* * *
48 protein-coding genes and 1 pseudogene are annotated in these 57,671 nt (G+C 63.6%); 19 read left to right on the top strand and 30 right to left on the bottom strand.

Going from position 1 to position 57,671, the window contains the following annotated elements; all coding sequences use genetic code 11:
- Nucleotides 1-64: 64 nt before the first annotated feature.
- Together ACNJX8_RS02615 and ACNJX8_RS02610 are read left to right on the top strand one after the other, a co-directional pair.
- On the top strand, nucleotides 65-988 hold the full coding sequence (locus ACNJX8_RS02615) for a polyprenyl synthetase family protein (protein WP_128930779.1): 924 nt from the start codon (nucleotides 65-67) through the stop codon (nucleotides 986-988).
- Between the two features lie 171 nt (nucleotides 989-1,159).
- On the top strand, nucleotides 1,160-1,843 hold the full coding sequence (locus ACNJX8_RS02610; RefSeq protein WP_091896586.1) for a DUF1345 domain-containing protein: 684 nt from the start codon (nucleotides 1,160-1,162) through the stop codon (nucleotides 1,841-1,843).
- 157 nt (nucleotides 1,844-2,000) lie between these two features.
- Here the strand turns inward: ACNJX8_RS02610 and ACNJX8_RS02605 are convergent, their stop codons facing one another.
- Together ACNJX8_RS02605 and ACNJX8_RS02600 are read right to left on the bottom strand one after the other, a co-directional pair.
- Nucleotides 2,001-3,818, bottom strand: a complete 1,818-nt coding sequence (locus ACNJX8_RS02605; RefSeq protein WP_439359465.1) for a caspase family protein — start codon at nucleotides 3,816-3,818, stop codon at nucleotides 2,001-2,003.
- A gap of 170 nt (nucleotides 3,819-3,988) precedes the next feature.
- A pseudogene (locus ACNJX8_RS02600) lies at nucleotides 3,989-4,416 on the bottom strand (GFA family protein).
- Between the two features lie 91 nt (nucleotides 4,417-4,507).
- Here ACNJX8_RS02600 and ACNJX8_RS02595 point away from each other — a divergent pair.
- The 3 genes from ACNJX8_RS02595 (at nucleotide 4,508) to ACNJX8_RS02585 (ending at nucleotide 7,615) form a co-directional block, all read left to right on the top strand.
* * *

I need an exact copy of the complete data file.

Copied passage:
48 protein-coding genes and 1 pseudogene are annotated in these 57,671 nt (G+C 63.6%); 19 read left to right on the top strand and 30 right to left on the bottom strand.

Going from position 1 to position 57,671, the window contains the following annotated elements; all coding sequences use genetic code 11:
- Nucleotides 1-64: 64 nt before the first annotated feature.
- Together ACNJX8_RS02615 and ACNJX8_RS02610 are read left to right on the top strand one after the other, a co-directional pair.
- On the top strand, nucleotides 65-988 hold the full coding sequence (locus ACNJX8_RS02615) for a polyprenyl synthetase family protein (protein WP_128930779.1): 924 nt from the start codon (nucleotides 65-67) through the stop codon (nucleotides 986-988).
- Between the two features lie 171 nt (nucleotides 989-1,159).
- On the top strand, nucleotides 1,160-1,843 hold the full coding sequence (locus ACNJX8_RS02610; RefSeq protein WP_091896586.1) for a DUF1345 domain-containing protein: 684 nt from the start codon (nucleotides 1,160-1,162) through the stop codon (nucleotides 1,841-1,843).
- 157 nt (nucleotides 1,844-2,000) lie between these two features.
- Here the strand turns inward: ACNJX8_RS02610 and ACNJX8_RS02605 are convergent, their stop codons facing one another.
- Together ACNJX8_RS02605 and ACNJX8_RS02600 are read right to left on the bottom strand one after the other, a co-directional pair.
- Nucleotides 2,001-3,818, bottom strand: a complete 1,818-nt coding sequence (locus ACNJX8_RS02605; RefSeq protein WP_439359465.1) for a caspase family protein — start codon at nucleotides 3,816-3,818, stop codon at nucleotides 2,001-2,003.
- A gap of 170 nt (nucleotides 3,819-3,988) precedes the next feature.
- A pseudogene (locus ACNJX8_RS02600) lies at nucleotides 3,989-4,416 on the bottom strand (GFA family protein).
- Between the two features lie 91 nt (nucleotides 4,417-4,507).
- Here ACNJX8_RS02600 and ACNJX8_RS02595 point away from each other — a divergent pair.
- The 3 genes from ACNJX8_RS02595 (at nucleotide 4,508) to ACNJX8_RS02585 (ending at nucleotide 7,615) form a co-directional block, all read left to right on the top strand.